Other mental health services on campus include a health center in Munsinger, the Office of Victim Assistance in Willard, the Multicultural Center in Willard that provides six free counseling sessions to every student, and GLBT resources on campus, Bentley said.

“I think it’s really hard for someone to come to terms with realizing they need help, then to figure out how to get help in what is the most acutely stressful time in their lives,” Bentley said of college students with undiagnosed psychological disorders.

When asked about the possibility that students are being diagnosed with disorders they don’t have, Bentley said that over-diagnosis is a real phenomenon but he doesn’t think it is responsible for the overall increase in diagnosed psychological disorders.

“I think don’t think there’s any question that there’s a tendency to go through fads,” Bentley said. “Is there over-diagnosis for Attention Deficit Disorder? Probably,” Bentley said.

But he explained, “as a healthcare clinic, we are not about to just pass out meds to people. That’s bad practice.”

He said that students come in wanting medication for ADD but they are asked to provide some documentation of a previous diagnosis, and that Wardenburg will otherwise “ask that person to undergo some kind of testing” for a new diagnosis.

Courtney also explained other psychological services that Wardenburg provides students.

“For this age group, if someone is not in an acute emergency, group therapy is one of the best modes of treatment,” Courtney said.

Courtney offered this advise to students who are struggling with mental or emotional problems.

“If you are approaching midterms or finals, it’s important that people are attending to self-care. That means eating well, sleeping well, exercising, and staying connected to supportive people. All these can help to manage one’s stress level,” Courtney said.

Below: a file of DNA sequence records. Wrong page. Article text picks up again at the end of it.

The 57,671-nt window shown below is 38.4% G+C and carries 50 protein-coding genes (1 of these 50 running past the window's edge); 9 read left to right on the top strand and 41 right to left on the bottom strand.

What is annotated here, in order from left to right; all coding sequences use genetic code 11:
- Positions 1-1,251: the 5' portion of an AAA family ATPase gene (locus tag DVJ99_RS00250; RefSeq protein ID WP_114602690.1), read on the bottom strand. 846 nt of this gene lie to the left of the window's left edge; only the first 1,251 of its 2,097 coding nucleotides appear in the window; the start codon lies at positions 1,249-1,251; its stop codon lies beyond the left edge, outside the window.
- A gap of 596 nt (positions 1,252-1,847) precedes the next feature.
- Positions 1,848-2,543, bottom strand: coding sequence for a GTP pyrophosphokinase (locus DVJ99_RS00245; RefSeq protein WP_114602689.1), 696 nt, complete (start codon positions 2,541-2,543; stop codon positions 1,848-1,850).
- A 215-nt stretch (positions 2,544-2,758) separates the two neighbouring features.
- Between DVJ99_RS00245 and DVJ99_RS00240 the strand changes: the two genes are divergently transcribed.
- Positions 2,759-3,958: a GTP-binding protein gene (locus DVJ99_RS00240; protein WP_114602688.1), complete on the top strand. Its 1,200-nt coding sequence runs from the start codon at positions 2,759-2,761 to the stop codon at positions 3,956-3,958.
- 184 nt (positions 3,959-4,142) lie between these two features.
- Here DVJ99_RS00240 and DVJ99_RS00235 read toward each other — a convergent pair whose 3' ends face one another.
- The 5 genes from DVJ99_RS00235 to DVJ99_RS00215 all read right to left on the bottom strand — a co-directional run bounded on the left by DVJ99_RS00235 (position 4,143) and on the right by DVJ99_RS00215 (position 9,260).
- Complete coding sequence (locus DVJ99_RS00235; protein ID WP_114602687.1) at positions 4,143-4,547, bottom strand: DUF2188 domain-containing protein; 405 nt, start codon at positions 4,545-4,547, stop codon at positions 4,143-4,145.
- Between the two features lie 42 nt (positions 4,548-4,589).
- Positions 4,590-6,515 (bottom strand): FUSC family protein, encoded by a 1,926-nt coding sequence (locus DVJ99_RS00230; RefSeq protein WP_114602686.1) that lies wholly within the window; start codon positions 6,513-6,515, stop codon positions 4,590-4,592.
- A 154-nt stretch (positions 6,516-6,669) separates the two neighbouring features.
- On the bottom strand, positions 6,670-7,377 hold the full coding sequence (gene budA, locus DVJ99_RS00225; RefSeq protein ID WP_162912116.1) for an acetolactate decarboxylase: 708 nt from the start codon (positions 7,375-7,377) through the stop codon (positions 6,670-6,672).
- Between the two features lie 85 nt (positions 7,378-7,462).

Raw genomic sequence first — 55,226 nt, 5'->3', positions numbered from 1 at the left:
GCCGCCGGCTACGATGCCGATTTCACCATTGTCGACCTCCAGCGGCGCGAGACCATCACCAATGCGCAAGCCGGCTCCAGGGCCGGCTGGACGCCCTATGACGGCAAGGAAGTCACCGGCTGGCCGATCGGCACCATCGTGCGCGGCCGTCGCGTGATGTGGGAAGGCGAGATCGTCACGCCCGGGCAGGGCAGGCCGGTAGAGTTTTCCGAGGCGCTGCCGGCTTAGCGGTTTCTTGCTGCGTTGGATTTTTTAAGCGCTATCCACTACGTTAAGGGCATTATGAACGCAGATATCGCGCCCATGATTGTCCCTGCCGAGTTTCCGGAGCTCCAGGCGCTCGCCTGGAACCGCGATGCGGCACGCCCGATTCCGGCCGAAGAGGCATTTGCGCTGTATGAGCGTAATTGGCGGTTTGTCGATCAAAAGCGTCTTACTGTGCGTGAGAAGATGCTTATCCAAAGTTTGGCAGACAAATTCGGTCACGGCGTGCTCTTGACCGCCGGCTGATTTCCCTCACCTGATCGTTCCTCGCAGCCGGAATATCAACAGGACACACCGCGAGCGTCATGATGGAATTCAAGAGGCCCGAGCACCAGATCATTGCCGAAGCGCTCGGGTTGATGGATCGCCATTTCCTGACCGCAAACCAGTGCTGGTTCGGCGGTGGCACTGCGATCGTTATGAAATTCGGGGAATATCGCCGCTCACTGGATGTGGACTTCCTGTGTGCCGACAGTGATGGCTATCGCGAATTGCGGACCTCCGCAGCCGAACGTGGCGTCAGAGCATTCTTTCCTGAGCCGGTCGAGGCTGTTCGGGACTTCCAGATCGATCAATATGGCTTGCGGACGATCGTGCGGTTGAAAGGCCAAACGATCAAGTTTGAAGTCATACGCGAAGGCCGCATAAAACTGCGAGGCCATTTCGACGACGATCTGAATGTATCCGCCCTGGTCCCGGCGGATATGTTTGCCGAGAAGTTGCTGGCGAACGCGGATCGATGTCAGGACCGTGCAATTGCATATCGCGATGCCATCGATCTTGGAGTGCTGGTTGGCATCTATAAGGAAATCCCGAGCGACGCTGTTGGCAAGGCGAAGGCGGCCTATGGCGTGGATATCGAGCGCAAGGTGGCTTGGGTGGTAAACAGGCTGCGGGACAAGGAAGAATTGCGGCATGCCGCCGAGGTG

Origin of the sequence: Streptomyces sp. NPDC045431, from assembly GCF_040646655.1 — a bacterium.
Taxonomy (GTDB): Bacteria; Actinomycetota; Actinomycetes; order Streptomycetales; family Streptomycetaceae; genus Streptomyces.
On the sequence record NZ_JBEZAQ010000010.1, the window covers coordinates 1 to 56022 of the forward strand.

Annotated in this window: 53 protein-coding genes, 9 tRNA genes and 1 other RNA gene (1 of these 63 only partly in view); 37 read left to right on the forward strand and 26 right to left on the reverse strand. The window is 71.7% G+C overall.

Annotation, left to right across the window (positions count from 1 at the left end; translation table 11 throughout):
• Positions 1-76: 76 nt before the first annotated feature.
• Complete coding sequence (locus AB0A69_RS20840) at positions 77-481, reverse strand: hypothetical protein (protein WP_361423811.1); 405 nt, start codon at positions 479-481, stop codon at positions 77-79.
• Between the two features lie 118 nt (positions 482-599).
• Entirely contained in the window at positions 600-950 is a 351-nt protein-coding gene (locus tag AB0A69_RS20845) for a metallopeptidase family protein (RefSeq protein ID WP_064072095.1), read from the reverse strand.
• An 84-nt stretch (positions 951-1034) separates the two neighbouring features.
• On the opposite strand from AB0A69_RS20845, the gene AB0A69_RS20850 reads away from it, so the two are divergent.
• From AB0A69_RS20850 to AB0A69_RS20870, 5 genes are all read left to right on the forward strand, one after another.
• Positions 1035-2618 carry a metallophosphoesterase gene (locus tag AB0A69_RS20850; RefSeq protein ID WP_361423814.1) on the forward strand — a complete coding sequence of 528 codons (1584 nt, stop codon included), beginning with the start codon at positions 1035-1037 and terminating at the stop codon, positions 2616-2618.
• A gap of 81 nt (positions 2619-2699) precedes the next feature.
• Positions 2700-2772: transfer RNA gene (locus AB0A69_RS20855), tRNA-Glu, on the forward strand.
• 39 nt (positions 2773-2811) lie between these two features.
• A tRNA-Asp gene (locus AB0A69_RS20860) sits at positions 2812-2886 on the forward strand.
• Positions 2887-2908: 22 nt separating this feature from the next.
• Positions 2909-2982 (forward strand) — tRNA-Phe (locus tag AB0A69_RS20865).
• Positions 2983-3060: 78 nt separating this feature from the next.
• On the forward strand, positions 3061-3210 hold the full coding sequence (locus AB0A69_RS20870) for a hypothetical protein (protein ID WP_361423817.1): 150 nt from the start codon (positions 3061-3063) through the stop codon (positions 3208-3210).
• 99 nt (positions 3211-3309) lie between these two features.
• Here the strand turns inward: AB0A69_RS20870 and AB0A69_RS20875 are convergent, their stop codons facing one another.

Colwell said her own experiences reflect that eating well and getting enough sleep are important to keeping her mood disorder under control. She said that being properly diagnosed and treated was important in helping her cope with bipolar disorder because that’s when she found out how things like diet and sleep can effect her.

“Before I knew what was going on, it was hard. I had a rough time with school,” Colwell said. “I would say to anyone who thinks they have any kind of disorder, talk to someone about it.”

April 25, 2006

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April 23, 2006

God walked once through town

Filed under: Uncategorized — ononehand @ 12:59 pm
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God walked once through town, and the people were scared so shut their windows when God passed. It was the little one who came to talk, and stopped God while God was looking at some tulips. God said hi and the little one said hi, I have some questions if you aren’t busy. God said as he always says, ask away, I always have time, so the little one ran her small fingers through her dark hair and started with something simple.

She said why did you make fire, God? And God smiled. God said honey I didn’t make fire, I just made a lot of stuff and fire’s just what happens when it gets hot. The little one paused and said ok, God, here’s what I really want to ask, why do you let bad things happen? while somewhere in the town a baby cried. God said it’s just the way you look at it, honey, I want you guys to need each other, and if nothing ever broke there’d be nothing to fix. The little one looked at the ground and thought of something broke. She said God, so why do wars happen? God shrugged and said, you know if it were up to me you’d all stop doing that. The little one said well God that makes sense but why do people die at all, and God said nothing dies no, not unless it stops moving, and dying keeps it moving. The little one let out a breath. She said ok God so when I die, does it keep me moving or do I disappear to make room for other things that move. God said it’s complicated, but if you want some good advice, just move.